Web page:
Speaking Skill Analysis

Can You Master These Speaker Skills?

Speaking skill analysis is a comprehensive look at both the public speaker and the delivery. Our analysis will cover three areas of the speech. Use these to grade your self or be graded to attain constant and never ending improvement.

How To Master Speaker Skills

    When giving a speech, it will be impossible to include all of the speaking skills in the same speech. These skill sets need to be second nature to attain speech mastery.

    Speaking skill analysis covers the three pillars of a great speech.

    Speaking Skill: Consider the Content

      Note: this section looks at the speaking skill analysis of what is said. However it should be noted in developing public speaking skill sometimes the skills are synergistic. Some of the speaking skills actually hold up two separate pillars.

      For instance, gestures are a part of how we say and at the same time a part of us as a presenter. For this section, focus on words. The choice of words, how they are said and how they are used. The speaking skill analysis is considering the purpose of the speech in connection with the use of words.

    • Informative to the Audience
    • Persuasive speech

    • Motivational speech

    • Informative presentation
    • Did presenter inform you on the subject being discussed?

      Did you walk away with an understanding of subject?

      Was it practical, useable, relevant for the audience type.

    • Introduction capture attention and interest
    • Introduction suitable for theme
    • Introduction of appropriate length
    • Understandable
    • Is the meaning clear, is it understandable.

      Was the information understandable to the audience type?

      Was it presented at the understanding level of the audience?

      Was it expressed in simplest terms while still maintaining meaning?

      Were unfamiliar terms explained?

      Quantity of material appropriate for time and subject?

    • Theme emphasized
    • Repetition of key words

      Repetition of key ideas

    • Logical development of subject matter
    • Order of material presented reasonable

      Material relevant to theme

      Necessary material not excluded

    • Coherence
    • Was each point connected to the next logically?

    • Coherence through connectors

      Were transitional expressions or connectors used?

      Was coherence appropriate for understanding by audience?

    • Repetition to aid memory
    • Spaced repetition of main points

      Repetition of difficult to understand material

      Repetition to emphasize (emphasis)

    • Main points clearly discernible
    • Appropriate number of main points
      Main points developed appropriately
      Sub-points linked to main points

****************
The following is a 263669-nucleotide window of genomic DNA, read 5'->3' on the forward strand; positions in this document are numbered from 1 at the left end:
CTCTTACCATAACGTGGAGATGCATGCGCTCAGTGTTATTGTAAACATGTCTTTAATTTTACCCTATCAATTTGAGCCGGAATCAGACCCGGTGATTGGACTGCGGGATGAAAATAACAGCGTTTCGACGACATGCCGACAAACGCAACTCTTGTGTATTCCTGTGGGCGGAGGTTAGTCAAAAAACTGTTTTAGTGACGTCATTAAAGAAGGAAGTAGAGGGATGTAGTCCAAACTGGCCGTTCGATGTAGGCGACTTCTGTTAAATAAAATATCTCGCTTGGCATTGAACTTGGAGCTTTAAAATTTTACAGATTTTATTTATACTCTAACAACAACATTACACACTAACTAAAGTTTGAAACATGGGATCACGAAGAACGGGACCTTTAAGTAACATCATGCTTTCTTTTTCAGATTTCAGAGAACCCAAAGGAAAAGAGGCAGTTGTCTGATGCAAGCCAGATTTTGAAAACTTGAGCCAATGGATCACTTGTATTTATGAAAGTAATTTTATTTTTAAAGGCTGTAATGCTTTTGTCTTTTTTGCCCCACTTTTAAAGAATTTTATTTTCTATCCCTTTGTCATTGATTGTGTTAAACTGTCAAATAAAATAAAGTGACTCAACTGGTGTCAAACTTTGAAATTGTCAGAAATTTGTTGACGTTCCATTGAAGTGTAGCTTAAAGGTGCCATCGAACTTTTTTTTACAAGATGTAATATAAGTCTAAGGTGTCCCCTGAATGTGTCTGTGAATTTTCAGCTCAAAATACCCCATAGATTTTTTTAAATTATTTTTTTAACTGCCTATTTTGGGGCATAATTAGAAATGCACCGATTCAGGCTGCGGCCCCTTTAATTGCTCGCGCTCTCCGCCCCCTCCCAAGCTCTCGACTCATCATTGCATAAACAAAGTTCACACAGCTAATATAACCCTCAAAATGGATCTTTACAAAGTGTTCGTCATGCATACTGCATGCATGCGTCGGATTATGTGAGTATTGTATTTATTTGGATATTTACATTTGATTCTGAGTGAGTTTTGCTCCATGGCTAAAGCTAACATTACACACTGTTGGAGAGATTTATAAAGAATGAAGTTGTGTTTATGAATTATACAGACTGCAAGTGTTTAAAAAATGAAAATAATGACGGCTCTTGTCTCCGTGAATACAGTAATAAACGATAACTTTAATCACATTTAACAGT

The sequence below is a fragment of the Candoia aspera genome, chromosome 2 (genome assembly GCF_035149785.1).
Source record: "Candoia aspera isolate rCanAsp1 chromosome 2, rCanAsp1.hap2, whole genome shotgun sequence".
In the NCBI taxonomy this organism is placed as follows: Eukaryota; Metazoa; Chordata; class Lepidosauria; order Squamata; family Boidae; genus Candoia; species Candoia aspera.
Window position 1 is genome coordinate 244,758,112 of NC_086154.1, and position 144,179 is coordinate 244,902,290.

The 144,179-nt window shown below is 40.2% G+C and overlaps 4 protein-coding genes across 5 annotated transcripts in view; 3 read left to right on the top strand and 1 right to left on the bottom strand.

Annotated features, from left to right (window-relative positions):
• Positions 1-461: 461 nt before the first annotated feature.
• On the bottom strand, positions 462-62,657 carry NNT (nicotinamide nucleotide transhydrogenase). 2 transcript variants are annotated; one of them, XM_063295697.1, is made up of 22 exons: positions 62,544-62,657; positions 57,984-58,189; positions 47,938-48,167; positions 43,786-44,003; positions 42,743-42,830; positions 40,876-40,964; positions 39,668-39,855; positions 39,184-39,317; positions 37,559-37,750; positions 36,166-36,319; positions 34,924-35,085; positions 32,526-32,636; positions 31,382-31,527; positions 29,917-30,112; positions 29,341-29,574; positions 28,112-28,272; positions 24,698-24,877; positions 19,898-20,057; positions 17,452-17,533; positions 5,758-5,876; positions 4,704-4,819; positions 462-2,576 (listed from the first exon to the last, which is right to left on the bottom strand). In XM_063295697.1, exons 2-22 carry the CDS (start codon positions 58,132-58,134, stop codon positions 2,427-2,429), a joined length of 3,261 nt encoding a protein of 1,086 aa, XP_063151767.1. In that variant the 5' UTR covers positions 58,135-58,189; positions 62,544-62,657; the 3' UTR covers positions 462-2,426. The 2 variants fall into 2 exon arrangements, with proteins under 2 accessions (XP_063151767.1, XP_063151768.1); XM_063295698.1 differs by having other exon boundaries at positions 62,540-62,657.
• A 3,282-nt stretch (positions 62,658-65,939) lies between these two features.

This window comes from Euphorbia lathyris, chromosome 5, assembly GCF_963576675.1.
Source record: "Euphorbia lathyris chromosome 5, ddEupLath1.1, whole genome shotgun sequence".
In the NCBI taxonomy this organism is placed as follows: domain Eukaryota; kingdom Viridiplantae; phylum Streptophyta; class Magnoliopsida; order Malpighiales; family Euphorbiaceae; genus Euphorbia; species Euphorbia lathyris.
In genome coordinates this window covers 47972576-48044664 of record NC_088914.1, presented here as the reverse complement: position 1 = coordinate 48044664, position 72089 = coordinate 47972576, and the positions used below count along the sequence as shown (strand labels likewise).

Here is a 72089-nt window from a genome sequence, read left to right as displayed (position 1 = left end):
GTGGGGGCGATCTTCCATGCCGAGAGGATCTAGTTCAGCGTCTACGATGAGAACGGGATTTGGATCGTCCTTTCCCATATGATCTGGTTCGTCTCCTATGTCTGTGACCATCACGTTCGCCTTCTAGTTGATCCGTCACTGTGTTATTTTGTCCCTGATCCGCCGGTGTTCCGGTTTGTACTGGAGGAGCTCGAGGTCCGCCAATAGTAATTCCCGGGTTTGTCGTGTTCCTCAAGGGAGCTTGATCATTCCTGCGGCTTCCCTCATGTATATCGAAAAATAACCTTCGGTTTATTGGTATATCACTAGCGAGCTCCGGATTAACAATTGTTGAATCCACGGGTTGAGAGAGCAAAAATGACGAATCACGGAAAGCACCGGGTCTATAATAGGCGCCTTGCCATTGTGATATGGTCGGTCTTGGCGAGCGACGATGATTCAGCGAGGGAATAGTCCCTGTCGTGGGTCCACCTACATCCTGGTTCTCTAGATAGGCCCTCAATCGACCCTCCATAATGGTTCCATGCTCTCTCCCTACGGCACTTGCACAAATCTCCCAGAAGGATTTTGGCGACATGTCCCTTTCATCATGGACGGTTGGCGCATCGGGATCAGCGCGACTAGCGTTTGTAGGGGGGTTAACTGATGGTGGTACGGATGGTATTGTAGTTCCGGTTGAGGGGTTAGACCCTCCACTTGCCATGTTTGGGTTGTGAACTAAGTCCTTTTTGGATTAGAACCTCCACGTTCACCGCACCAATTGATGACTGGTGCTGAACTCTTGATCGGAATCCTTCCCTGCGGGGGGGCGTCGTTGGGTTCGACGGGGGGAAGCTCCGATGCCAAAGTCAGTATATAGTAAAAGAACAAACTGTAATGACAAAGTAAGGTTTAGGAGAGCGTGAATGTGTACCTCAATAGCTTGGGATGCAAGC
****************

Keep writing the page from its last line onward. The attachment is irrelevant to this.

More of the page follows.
• Type of argument used
    • Did argument fit material?

      Did argument fit speaker?

    • Was argument convincing
    • Was a foundation laid?

      Appropriate proof given (were appropriate proof tests used)

      Was summary effective

    • Audience helped to reason
    • Was explicit goal discernible?

      Was implicit goal discernible?

      Common ground maintained?

      Development of points suitable?

      Application to audience suitable?

    • Illustrations suitable for material
    • Simple and understandable

      Application clearly presented

      Linked to main points for emphasis

    • Illustrations suitable for audience
    • Appropriate for audience background

      Appropriate content

    • Conclusion effective and suitable
    • Conclusion fits theme of talk

      Conclusion reviews the unique pre-sell proposition

      Conclusion calls audience to action

    • Conclusion of appropriate length
    Speaking Skill: How it’s Said

      Note: this section the speaking skill analysis looks at how words are used, not from the definition standpoint, rather the manner of speech.

      You could use a wrench to hammer a nail, but not very effectively. If words were tools, the speaking skill analysis considers how effective what is being said matches the purpose of saying it throughout the lecture.

    • Conversational delivery
    • Conversational expressions used in delivery

      Conversational style of delivery

      If colloquialisms were used, were they appropriate to audience or subject matter?

    • Fluency
    • Pronunciation
    • Correct word usage

    • Modulation
    • Variable use of power

      Variable use of pace

      Variable use of pitch

      Modulation appropriate for emotion or thought

    • Enthusiastic Delivery
    • Enthusiasm through animated delivery

      Enthusiasm appropriate to material